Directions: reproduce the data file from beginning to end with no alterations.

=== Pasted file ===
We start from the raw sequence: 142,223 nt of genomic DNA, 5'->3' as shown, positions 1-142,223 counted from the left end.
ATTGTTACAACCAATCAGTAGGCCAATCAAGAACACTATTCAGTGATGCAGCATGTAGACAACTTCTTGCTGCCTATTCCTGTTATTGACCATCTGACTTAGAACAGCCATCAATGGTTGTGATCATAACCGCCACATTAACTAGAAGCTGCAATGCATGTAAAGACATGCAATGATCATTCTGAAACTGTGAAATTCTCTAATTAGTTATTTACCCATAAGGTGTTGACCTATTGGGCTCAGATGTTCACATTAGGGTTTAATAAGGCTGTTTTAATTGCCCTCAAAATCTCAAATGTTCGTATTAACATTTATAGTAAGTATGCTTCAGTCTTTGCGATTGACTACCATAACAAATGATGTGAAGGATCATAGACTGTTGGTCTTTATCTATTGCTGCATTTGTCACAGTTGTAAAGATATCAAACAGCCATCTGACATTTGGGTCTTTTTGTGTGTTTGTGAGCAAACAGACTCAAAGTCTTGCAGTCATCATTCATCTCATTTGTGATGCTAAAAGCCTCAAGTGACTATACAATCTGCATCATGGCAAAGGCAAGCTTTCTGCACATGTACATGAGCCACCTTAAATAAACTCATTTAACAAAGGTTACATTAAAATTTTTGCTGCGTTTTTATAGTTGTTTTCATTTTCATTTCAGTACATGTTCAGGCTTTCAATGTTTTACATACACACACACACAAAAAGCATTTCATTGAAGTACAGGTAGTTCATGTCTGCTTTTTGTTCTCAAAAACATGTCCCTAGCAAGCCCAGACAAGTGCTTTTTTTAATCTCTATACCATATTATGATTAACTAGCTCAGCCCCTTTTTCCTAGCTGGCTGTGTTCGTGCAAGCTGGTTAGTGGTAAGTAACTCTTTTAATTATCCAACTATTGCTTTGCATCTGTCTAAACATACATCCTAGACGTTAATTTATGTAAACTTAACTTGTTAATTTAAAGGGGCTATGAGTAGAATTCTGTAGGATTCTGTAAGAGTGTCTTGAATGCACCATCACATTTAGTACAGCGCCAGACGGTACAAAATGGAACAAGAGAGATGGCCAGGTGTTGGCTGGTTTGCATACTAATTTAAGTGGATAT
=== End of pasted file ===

We start from the raw sequence: 142,223 nt of genomic DNA, 5'->3' as shown, positions 1-142,223 counted from the left end.
ATTGTTACAACCAATCAGTAGGCCAATCAAGAACACTATTCAGTGATGCAGCATGTAGACAACTTCTTGCTGCCTATTCCTGTTATTGACCATCTGACTTAGAACAGCCATCAATGGTTGTGATCATAACCGCCACATTAACTAGAAGCTGCAATGCATGTAAAGACATGCAATGATCATTCTGAAACTGTGAAATTCTCTAATTAGTTATTTACCCATAAGGTGTTGACCTATTGGGCTCAGATGTTCACATTAGGGTTTAATAAGGCTGTTTTAATTGCCCTCAAAATCTCAAATGTTCGTATTAACATTTATAGTAAGTATGCTTCAGTCTTTGCGATTGACTACCATAACAAATGATGTGAAGGATCATAGACTGTTGGTCTTTATCTATTGCTGCATTTGTCACAGTTGTAAAGATATCAAACAGCCATCTGACATTTGGGTCTTTTTGTGTGTTTGTGAGCAAACAGACTCAAAGTCTTGCAGTCATCATTCATCTCATTTGTGATGCTAAAAGCCTCAAGTGACTATACAATCTGCATCATGGCAAAGGCAAGCTTTCTGCACATGTACATGAGCCACCTTAAATAAACTCATTTAACAAAGGTTACATTAAAATTTTTGCTGCGTTTTTATAGTTGTTTTCATTTTCATTTCAGTACATGTTCAGGCTTTCAATGTTTTACATACACACACACACAAAAAGCATTTCATTGAAGTACAGGTAGTTCATGTCTGCTTTTTGTTCTCAAAAACATGTCCCTAGCAAGCCCAGACAAGTGCTTTTTTTAATCTCTATACCATATTATGATTAACTAGCTCAGCCCCTTTTTCCTAGCTGGCTGTGTTCGTGCAAGCTGGTTAGTGGTAAGTAACTCTTTTAATTATCCAACTATTGCTTTGCATCTGTCTAAACATACATCCTAGACGTTAATTTATGTAAACTTAACTTGTTAATTTAAAGGGGCTATGAGTAGAATTCTGTAGGATTCTGTAAGAGTGTCTTGAATGCACCATCACATTTAGTACAGCGCCAGACGGTACAAAATGGAACAAGAGAGATGGCCAGGTGTTGGCTGGTTTGCATACTAATTTAAGTGGATAT